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Chantal de Rijk, Jan Linders:

"Consumers will pay for quality"

Customers will pay for quality products, including in the fresh industry. This was said by Chantal de Rijk-Bex of Jan Linders at the Monsanto Breeding Proof. Using three products she outlined the important of the quality, the regionality and the price of fresh products.

Read more about the Breeding Proof here

She started as a receptionist 21 years ago and now Chantal de Rijk-Bex is the commercial/marketing manager for Jan Linders. The supermarket was named the supermarket with the best fresh assortment and this is undoubtedly linked to the choice made five year ago. Jan Linders decided no longer to just be 'Deliciously cheap', which was the slogan at the time. "It makes you just like everyone else and we're too small for that. We want to use our size, 57 stores, as a strength." Now the supermarket defines itself with a focus on children (through healthy deals) and over fifty's (for instance, more store comfort). There is also a focus on one person households. For example, there are no multibuy offers in the fresh assortment. Besides the fact that Jan Linders pays attention to the one person households, the company also aims to combat food waste with this.

Jan Linders is constantly looking for new products and entrepreneurs who want to test their product environment. "Products with added value, where we can offer something extra, something unique, to the customers"
In her presentation Chantal explained more about Jan Linders' fresh policy. The supermarket chain is a member of Superunie and part of the assortment is collectively bought. "With a national market share of 1% we could never reach such sharp prices as Jan Linders," explains Chantal. However, she says that the supermarket still has enough freedom to take defining products into their assortment. "Products which we feel make a difference." For Chantal there are three important factors in this: quality, price and region. "My preference is in our own region, but if there is a better or tastier product somewhere else, we will get it. And price? There has to be a balance between the price and the quality."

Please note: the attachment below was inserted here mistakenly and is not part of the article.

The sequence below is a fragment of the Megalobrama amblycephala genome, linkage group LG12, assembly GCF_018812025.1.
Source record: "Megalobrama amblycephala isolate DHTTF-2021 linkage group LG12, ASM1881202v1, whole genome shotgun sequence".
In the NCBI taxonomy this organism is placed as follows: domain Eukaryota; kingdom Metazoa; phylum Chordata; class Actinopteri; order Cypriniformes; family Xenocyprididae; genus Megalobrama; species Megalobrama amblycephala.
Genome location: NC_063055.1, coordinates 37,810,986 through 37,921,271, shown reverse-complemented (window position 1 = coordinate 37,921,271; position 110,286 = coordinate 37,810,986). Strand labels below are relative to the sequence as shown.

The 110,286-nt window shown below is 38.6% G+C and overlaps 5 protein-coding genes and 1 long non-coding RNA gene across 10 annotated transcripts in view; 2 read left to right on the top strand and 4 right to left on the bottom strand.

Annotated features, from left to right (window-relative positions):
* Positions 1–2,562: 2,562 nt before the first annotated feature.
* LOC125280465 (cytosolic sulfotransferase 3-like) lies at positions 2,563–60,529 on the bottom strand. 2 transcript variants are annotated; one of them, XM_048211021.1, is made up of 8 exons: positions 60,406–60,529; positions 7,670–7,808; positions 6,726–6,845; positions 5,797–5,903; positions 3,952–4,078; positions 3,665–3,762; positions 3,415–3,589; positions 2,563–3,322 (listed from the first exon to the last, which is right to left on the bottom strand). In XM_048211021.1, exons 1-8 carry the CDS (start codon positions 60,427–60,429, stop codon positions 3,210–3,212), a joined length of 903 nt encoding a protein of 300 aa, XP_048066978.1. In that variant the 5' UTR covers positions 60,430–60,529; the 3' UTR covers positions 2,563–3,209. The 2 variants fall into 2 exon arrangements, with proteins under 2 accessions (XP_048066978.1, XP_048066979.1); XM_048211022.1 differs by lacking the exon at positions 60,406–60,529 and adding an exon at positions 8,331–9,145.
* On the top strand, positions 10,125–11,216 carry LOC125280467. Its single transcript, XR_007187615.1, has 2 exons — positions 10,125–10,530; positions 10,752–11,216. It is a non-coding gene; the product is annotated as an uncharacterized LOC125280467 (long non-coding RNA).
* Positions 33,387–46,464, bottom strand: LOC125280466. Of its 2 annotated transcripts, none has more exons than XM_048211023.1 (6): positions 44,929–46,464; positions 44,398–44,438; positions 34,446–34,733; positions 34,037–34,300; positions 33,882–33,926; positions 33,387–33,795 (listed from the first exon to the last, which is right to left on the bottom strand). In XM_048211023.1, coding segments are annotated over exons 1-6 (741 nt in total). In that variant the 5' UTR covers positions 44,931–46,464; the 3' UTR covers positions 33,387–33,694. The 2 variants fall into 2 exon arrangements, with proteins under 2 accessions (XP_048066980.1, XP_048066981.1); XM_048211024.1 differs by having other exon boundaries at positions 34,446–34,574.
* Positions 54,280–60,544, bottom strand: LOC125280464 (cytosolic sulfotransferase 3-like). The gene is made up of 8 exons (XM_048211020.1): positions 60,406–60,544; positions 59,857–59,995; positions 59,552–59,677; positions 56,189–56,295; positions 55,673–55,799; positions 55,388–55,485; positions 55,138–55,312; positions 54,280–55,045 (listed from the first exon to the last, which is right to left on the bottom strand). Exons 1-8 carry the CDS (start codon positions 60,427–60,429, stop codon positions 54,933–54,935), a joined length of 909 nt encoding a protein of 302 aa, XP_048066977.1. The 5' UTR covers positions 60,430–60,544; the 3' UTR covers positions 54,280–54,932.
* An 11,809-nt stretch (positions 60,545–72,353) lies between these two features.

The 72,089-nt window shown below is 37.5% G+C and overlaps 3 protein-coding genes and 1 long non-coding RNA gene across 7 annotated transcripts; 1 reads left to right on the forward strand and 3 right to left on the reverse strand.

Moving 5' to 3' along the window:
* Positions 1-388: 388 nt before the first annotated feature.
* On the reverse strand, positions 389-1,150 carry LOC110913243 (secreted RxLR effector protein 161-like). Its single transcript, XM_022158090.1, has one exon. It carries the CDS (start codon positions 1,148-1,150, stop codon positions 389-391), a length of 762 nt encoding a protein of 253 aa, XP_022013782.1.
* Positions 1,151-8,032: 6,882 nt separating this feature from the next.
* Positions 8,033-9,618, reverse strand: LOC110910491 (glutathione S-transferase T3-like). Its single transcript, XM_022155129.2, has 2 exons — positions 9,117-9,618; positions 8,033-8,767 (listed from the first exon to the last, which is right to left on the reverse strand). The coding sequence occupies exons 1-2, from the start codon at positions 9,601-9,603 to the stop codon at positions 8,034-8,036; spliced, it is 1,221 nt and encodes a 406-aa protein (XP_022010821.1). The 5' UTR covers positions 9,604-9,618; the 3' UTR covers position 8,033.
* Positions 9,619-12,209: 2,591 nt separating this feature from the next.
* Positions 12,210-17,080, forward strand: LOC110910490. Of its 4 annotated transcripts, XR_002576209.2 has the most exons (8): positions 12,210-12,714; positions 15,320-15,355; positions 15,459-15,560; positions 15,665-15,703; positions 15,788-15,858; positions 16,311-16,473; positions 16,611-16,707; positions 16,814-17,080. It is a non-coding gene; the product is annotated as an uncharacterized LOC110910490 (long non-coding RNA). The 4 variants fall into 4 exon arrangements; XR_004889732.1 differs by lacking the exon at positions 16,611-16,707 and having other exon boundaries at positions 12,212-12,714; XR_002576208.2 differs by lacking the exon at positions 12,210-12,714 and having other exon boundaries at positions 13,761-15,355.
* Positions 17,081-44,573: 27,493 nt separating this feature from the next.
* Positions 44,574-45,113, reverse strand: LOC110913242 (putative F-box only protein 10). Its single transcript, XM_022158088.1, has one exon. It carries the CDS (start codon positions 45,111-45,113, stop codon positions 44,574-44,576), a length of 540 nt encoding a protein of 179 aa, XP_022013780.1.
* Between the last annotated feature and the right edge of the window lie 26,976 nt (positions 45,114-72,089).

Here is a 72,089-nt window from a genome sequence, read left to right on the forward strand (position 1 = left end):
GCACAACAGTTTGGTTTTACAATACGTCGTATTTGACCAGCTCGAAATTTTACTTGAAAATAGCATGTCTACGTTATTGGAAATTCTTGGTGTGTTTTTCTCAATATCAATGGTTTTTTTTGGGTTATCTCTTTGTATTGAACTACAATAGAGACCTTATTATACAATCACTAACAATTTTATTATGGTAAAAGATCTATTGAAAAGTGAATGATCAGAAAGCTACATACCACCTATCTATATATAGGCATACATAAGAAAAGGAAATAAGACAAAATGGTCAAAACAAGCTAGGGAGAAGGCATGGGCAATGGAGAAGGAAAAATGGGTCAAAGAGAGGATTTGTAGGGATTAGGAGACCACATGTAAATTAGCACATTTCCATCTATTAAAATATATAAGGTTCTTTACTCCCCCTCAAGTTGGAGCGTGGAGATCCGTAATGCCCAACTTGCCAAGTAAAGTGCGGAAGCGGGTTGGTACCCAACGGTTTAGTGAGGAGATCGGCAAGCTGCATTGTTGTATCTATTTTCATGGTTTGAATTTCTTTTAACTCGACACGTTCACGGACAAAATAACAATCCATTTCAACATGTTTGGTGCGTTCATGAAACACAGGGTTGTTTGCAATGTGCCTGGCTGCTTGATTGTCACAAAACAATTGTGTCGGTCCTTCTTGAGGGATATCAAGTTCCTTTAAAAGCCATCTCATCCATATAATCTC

Sonata strawberries
Chantal used three products to outline the choices made at Jan Linders. Jan Linders has a sustainable collaboration with a cultivation company from the region of the Sonata strawberries. "They are on our shelves for 2.99. We consciously don't choose the Elsanta's which are offered for a lower price, but we want to define ourselves with this," says Chantal. "You don't need sugar with the Sonatas. They are naturally sweet. The consumers is prepared to pay more for that quality." There are no other strawberries in the supermarket. "If a customer were to accidentally take home the wrong strawberries, they would be disappointed. More choice is not necessarily good for the price and turnover speed," says Chantal. The situation in tomatoes is different, where the Amuse tomatoes from Bert van de Brand of Freshvalley are in the wide assortment. "The customer is willing to pay for that definitive quality." The products are brought to attention with offers in the store.
Different again is the situation in peppers. A traffic light packaging pepper is filled with yellow, red and orange peppers from the region at Jan Linders. More expansive than the packaging with green ones, confirms Chantal, but there is a reason it isn't in the store for a higher price. "We don't want to ask the customers for extra money for something we chose."

Read more about the Breeding Proof here